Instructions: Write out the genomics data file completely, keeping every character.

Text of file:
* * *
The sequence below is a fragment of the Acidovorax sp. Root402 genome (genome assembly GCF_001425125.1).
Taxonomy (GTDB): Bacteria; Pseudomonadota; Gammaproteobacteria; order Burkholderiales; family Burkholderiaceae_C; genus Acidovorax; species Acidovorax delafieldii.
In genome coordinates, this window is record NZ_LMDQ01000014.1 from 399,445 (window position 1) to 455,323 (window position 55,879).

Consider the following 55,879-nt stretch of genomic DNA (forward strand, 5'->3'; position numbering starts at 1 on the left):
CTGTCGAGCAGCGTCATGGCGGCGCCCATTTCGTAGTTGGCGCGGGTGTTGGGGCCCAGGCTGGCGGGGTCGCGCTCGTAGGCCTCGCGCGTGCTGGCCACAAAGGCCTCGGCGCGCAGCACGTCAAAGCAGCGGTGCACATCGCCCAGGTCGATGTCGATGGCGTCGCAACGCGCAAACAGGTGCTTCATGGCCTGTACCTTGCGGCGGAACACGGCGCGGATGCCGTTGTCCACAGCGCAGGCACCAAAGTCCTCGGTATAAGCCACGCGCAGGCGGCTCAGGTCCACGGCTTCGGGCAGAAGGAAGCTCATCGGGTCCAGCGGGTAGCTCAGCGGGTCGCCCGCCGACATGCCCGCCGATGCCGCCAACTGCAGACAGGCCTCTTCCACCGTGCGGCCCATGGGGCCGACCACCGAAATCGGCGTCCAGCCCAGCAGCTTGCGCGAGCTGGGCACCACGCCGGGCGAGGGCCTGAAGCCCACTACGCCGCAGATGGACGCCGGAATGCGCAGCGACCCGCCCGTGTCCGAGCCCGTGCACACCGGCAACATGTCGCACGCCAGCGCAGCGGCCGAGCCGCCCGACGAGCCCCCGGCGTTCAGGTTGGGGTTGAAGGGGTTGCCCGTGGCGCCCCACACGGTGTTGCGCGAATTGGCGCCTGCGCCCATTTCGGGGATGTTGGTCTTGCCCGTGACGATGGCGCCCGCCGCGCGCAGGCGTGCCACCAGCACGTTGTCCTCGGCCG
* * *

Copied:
The sequence below is a fragment of the Acidovorax sp. Root402 genome (genome assembly GCF_001425125.1).
Taxonomy (GTDB): Bacteria; Pseudomonadota; Gammaproteobacteria; order Burkholderiales; family Burkholderiaceae_C; genus Acidovorax; species Acidovorax delafieldii.
In genome coordinates, this window is record NZ_LMDQ01000014.1 from 399,445 (window position 1) to 455,323 (window position 55,879).

Consider the following 55,879-nt stretch of genomic DNA (forward strand, 5'->3'; position numbering starts at 1 on the left):
CTGTCGAGCAGCGTCATGGCGGCGCCCATTTCGTAGTTGGCGCGGGTGTTGGGGCCCAGGCTGGCGGGGTCGCGCTCGTAGGCCTCGCGCGTGCTGGCCACAAAGGCCTCGGCGCGCAGCACGTCAAAGCAGCGGTGCACATCGCCCAGGTCGATGTCGATGGCGTCGCAACGCGCAAACAGGTGCTTCATGGCCTGTACCTTGCGGCGGAACACGGCGCGGATGCCGTTGTCCACAGCGCAGGCACCAAAGTCCTCGGTATAAGCCACGCGCAGGCGGCTCAGGTCCACGGCTTCGGGCAGAAGGAAGCTCATCGGGTCCAGCGGGTAGCTCAGCGGGTCGCCCGCCGACATGCCCGCCGATGCCGCCAACTGCAGACAGGCCTCTTCCACCGTGCGGCCCATGGGGCCGACCACCGAAATCGGCGTCCAGCCCAGCAGCTTGCGCGAGCTGGGCACCACGCCGGGCGAGGGCCTGAAGCCCACTACGCCGCAGATGGACGCCGGAATGCGCAGCGACCCGCCCGTGTCCGAGCCCGTGCACACCGGCAACATGTCGCACGCCAGCGCAGCGGCCGAGCCGCCCGACGAGCCCCCGGCGTTCAGGTTGGGGTTGAAGGGGTTGCCCGTGGCGCCCCACACGGTGTTGCGCGAATTGGCGCCTGCGCCCATTTCGGGGATGTTGGTCTTGCCCGTGACGATGGCGCCCGCCGCGCGCAGGCGTGCCACCAGCACGTTGTCCTCGGCCG